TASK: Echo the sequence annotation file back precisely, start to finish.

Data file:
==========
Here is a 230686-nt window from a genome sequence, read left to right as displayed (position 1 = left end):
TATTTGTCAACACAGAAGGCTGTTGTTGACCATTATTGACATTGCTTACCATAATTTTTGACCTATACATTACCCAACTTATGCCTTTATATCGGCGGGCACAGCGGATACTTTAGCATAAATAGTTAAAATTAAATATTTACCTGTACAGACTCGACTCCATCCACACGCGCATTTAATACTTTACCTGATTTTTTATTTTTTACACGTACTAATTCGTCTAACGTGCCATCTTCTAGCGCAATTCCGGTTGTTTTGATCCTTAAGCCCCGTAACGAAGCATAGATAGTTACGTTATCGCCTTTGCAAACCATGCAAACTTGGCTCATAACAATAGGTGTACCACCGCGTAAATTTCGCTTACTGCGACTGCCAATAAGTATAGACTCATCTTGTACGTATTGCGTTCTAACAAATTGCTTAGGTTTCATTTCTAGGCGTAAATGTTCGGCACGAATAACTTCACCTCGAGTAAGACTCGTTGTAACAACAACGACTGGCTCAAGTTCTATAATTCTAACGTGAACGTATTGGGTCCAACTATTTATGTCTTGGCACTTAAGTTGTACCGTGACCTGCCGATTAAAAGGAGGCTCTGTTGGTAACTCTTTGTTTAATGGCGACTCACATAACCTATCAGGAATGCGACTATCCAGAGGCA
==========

Here is a 230686-nt window from a genome sequence, read left to right as displayed (position 1 = left end):
TATTTGTCAACACAGAAGGCTGTTGTTGACCATTATTGACATTGCTTACCATAATTTTTGACCTATACATTACCCAACTTATGCCTTTATATCGGCGGGCACAGCGGATACTTTAGCATAAATAGTTAAAATTAAATATTTACCTGTACAGACTCGACTCCATCCACACGCGCATTTAATACTTTACCTGATTTTTTATTTTTTACACGTACTAATTCGTCTAACGTGCCATCTTCTAGCGCAATTCCGGTTGTTTTGATCCTTAAGCCCCGTAACGAAGCATAGATAGTTACGTTATCGCCTTTGCAAACCATGCAAACTTGGCTCATAACAATAGGTGTACCACCGCGTAAATTTCGCTTACTGCGACTGCCAATAAGTATAGACTCATCTTGTACGTATTGCGTTCTAACAAATTGCTTAGGTTTCATTTCTAGGCGTAAATGTTCGGCACGAATAACTTCACCTCGAGTAAGACTCGTTGTAACAACAACGACTGGCTCAAGTTCTATAATTCTAACGTGAACGTATTGGGTCCAACTATTTATGTCTTGGCACTTAAGTTGTACCGTGACCTGCCGATTAAAAGGAGGCTCTGTTGGTAACTCTTTGTTTAATGGCGACTCACATAACCTATCAGGAATGCGACTATCCAGAGGCA